Dell Inc. (NASDAQ:DELL) has warned in a 274-page preliminary proxy statement to its shareholders that the buyout offer from its Chairman, CEO and Founder Michael Dell and private equity firm Silver Lake Partners is the best proposition the company’s board has explored. Mr. Dell’s $24.4 billion buyout proposal would turn Dell Inc. into a privately held company. Two other deals on the table for Dell are an offer from investment mogul Carl Icahn and an offer from private equity firm Blackstone Group. However, Dell’s statement indirectly said both of those others would be risky, according to Reuters.
Meanwhile, The Wall Street Journal has reported that Mr. Dell met last week with Blackstone Group while acting as Chief Executive of Dell. Both Mr. Dell and Blackstone declined to comment on the meeting. The fate of Mr. Dell remaining as CEO hangs in the balance if someone other than himself and Silver Lake Partners buys a large portion of Dell. Further complicating matters is Mr. Dell’s current 15.7 percent ownership of Dell, which makes him the company’s second largest shareholder.
Icahn’s proposal is that he would pay $15 per share for 58 percent of the company. Blackstone’s proposal indicates it would pay more than $14.25 per share. However, both proposals would keep Dell a publicly traded company and saddle it with debt. Mr. Dell and Silver Lake’s proposal would be all-cash, pay $13.65 per share and take Dell private.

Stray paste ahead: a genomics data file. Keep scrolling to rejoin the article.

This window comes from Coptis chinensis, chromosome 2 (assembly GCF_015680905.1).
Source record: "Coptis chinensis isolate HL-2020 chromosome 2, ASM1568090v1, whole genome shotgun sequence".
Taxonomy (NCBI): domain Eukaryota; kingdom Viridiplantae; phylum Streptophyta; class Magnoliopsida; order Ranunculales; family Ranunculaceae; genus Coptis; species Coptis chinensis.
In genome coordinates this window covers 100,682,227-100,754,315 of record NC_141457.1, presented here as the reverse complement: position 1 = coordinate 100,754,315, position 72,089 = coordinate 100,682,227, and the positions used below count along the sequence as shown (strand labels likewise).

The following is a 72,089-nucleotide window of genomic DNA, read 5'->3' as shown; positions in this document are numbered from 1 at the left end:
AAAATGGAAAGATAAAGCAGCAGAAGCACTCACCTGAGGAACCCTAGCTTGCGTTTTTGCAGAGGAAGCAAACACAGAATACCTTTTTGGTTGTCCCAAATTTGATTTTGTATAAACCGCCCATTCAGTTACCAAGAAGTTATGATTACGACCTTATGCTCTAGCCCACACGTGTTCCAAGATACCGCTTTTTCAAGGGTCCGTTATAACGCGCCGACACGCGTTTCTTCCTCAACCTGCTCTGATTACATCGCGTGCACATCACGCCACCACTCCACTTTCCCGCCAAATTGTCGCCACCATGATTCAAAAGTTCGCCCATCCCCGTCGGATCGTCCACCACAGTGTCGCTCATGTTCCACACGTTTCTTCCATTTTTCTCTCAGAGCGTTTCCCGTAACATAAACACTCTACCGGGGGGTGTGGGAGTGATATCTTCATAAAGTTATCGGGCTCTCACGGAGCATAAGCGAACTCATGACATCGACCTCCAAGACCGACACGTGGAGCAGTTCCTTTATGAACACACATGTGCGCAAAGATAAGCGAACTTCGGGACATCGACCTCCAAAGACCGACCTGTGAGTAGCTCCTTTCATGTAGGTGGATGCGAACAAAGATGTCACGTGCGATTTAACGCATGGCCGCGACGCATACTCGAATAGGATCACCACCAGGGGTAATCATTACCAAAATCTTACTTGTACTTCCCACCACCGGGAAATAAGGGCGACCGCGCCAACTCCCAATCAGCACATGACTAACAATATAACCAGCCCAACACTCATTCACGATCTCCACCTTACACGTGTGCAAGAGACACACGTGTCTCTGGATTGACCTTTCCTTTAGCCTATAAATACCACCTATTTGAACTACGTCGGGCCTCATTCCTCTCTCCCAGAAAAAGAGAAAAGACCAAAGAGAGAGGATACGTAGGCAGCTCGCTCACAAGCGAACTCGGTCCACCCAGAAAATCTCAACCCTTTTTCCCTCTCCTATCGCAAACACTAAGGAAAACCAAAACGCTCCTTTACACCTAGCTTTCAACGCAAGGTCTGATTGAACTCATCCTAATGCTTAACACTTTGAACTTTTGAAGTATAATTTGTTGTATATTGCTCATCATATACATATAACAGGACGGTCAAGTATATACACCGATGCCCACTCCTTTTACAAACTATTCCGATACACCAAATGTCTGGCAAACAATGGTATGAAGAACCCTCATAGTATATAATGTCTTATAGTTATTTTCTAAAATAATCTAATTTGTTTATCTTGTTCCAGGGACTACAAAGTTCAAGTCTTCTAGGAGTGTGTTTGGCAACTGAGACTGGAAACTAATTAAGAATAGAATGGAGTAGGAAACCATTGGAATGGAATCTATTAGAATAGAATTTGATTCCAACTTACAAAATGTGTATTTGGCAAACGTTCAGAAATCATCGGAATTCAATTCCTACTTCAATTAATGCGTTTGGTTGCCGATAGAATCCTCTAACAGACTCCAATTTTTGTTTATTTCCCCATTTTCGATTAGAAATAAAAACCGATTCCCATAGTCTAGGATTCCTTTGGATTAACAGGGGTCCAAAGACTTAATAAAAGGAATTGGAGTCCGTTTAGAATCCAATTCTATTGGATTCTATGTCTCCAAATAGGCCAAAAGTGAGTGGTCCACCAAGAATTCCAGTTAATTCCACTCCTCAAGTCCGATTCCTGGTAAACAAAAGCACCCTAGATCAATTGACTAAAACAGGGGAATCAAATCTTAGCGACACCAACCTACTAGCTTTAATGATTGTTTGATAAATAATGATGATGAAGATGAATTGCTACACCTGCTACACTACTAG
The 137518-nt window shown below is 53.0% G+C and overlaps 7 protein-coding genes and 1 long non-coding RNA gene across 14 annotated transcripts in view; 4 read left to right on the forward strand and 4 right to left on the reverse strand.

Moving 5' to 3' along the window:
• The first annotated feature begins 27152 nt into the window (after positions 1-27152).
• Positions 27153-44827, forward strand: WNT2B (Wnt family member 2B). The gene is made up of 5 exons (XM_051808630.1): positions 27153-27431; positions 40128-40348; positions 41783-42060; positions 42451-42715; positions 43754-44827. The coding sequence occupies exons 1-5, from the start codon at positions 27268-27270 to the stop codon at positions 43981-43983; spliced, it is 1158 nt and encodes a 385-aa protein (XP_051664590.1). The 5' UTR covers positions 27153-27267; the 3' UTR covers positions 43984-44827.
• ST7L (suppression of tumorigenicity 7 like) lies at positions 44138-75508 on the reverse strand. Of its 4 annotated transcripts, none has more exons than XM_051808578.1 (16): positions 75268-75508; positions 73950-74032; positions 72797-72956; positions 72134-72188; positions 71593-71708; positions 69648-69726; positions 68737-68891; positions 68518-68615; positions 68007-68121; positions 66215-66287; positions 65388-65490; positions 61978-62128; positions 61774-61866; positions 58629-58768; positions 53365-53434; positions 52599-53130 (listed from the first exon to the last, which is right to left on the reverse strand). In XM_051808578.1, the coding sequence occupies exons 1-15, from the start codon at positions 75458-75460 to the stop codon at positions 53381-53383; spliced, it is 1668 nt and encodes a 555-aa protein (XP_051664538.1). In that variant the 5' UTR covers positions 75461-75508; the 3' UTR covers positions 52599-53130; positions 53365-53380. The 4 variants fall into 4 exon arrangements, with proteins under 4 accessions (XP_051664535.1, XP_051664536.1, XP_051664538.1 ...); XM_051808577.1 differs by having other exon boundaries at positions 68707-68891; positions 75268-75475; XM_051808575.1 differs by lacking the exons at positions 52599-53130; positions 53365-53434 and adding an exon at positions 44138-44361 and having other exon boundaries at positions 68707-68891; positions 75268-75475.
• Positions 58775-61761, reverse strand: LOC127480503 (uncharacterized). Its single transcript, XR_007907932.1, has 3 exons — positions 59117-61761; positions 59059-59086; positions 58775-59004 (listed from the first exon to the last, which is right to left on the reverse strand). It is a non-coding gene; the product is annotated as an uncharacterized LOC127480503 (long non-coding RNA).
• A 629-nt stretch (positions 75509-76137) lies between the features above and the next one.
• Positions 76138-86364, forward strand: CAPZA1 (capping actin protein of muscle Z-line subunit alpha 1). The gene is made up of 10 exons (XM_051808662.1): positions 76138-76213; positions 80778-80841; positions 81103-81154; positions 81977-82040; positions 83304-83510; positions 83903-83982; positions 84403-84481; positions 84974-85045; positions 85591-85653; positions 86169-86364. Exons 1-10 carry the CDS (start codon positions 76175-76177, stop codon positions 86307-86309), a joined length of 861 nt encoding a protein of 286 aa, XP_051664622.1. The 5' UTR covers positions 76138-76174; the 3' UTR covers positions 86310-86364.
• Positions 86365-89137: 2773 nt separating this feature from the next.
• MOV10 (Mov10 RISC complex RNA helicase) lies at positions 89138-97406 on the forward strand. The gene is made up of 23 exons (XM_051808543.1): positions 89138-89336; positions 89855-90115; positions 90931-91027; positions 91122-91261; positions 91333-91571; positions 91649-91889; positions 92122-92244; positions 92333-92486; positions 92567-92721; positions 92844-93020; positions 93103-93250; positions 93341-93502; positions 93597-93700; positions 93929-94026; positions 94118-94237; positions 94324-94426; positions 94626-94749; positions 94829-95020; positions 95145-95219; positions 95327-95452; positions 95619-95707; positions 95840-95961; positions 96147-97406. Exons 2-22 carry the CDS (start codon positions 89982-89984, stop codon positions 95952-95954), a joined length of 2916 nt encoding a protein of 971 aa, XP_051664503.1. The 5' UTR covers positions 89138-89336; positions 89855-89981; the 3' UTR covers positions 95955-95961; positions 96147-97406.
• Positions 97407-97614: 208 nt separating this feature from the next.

The statement from Dell said, “Even when taking into account the certain value distributed to stockholders, (a leveraged recapitalization) would be unlikely to result in an aggregate value exceeding the $13.65 per share merger consideration and would present a number of risks and challenges.” The $13.65 per share mark is important because that is what the proposal from Mr. Dell and Silver Lake would pay per share. Mr. Dell and Silver Lake want to take the company private because they believe that the restructuring necessary to keep it competitive would be hampered by it being subjected to the whims of the stock market. Dell itself believes that the debt it would incur from Icahn or Blackstone’s proposals would make this restructuring harder as well.
Boston Consulting Group previously carried out an independent analysis for Dell that concluded that the company’s revenues will continue slipping every year to 2016.
Other offers that have been floating around include an unnamed party expressing interest in acquiring Dell’s financial services business. However, the report Dell released concluded that this would not be in the best interest of the company. Mr. Dell is concerned that the buyout plans other than his own would end up dismantling the company piece by piece.